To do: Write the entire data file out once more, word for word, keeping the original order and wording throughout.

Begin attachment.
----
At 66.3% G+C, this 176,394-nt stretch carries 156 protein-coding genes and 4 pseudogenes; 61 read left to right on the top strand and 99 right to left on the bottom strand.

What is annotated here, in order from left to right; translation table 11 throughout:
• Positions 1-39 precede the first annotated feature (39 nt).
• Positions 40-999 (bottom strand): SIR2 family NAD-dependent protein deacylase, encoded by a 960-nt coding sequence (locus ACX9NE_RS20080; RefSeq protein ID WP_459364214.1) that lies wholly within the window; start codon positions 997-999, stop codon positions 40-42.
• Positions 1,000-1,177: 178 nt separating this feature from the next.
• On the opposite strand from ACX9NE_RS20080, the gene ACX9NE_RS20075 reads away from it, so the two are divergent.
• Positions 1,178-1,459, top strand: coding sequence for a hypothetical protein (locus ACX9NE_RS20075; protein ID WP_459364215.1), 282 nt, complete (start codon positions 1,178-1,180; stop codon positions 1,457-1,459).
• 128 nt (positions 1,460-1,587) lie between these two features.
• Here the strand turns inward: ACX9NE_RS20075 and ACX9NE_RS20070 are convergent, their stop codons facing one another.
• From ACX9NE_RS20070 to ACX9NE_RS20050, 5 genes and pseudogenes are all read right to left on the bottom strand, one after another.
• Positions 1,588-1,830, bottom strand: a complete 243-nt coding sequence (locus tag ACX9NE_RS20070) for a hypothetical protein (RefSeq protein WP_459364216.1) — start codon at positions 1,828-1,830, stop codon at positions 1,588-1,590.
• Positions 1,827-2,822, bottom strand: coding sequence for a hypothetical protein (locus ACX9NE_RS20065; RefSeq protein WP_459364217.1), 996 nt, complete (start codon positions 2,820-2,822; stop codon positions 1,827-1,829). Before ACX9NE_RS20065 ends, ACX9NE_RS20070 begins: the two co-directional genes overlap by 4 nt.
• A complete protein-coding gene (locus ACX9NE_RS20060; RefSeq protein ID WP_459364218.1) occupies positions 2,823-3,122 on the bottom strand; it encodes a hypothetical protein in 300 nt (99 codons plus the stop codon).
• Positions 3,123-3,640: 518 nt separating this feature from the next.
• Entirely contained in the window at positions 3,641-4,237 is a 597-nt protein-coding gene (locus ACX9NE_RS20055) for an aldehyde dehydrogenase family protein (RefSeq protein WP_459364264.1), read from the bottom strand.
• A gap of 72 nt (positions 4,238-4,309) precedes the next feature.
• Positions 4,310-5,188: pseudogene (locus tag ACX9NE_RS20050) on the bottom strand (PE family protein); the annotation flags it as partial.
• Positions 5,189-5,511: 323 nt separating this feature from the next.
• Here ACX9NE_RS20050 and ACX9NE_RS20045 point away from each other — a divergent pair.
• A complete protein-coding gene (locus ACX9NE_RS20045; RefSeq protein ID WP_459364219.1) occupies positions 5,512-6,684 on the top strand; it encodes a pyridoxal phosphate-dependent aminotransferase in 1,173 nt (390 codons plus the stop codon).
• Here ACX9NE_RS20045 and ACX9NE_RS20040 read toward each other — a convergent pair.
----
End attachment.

At 66.3% G+C, this 176,394-nt stretch carries 156 protein-coding genes and 4 pseudogenes; 61 read left to right on the top strand and 99 right to left on the bottom strand.

What is annotated here, in order from left to right; translation table 11 throughout:
• Positions 1-39 precede the first annotated feature (39 nt).
• Positions 40-999 (bottom strand): SIR2 family NAD-dependent protein deacylase, encoded by a 960-nt coding sequence (locus ACX9NE_RS20080; RefSeq protein ID WP_459364214.1) that lies wholly within the window; start codon positions 997-999, stop codon positions 40-42.
• Positions 1,000-1,177: 178 nt separating this feature from the next.
• On the opposite strand from ACX9NE_RS20080, the gene ACX9NE_RS20075 reads away from it, so the two are divergent.
• Positions 1,178-1,459, top strand: coding sequence for a hypothetical protein (locus ACX9NE_RS20075; protein ID WP_459364215.1), 282 nt, complete (start codon positions 1,178-1,180; stop codon positions 1,457-1,459).
• 128 nt (positions 1,460-1,587) lie between these two features.
• Here the strand turns inward: ACX9NE_RS20075 and ACX9NE_RS20070 are convergent, their stop codons facing one another.
• From ACX9NE_RS20070 to ACX9NE_RS20050, 5 genes and pseudogenes are all read right to left on the bottom strand, one after another.
• Positions 1,588-1,830, bottom strand: a complete 243-nt coding sequence (locus tag ACX9NE_RS20070) for a hypothetical protein (RefSeq protein WP_459364216.1) — start codon at positions 1,828-1,830, stop codon at positions 1,588-1,590.
• Positions 1,827-2,822, bottom strand: coding sequence for a hypothetical protein (locus ACX9NE_RS20065; RefSeq protein WP_459364217.1), 996 nt, complete (start codon positions 2,820-2,822; stop codon positions 1,827-1,829). Before ACX9NE_RS20065 ends, ACX9NE_RS20070 begins: the two co-directional genes overlap by 4 nt.
• A complete protein-coding gene (locus ACX9NE_RS20060; RefSeq protein ID WP_459364218.1) occupies positions 2,823-3,122 on the bottom strand; it encodes a hypothetical protein in 300 nt (99 codons plus the stop codon).
• Positions 3,123-3,640: 518 nt separating this feature from the next.
• Entirely contained in the window at positions 3,641-4,237 is a 597-nt protein-coding gene (locus ACX9NE_RS20055) for an aldehyde dehydrogenase family protein (RefSeq protein WP_459364264.1), read from the bottom strand.
• A gap of 72 nt (positions 4,238-4,309) precedes the next feature.
• Positions 4,310-5,188: pseudogene (locus tag ACX9NE_RS20050) on the bottom strand (PE family protein); the annotation flags it as partial.
• Positions 5,189-5,511: 323 nt separating this feature from the next.
• Here ACX9NE_RS20050 and ACX9NE_RS20045 point away from each other — a divergent pair.
• A complete protein-coding gene (locus ACX9NE_RS20045; RefSeq protein ID WP_459364219.1) occupies positions 5,512-6,684 on the top strand; it encodes a pyridoxal phosphate-dependent aminotransferase in 1,173 nt (390 codons plus the stop codon).
• Here ACX9NE_RS20045 and ACX9NE_RS20040 read toward each other — a convergent pair.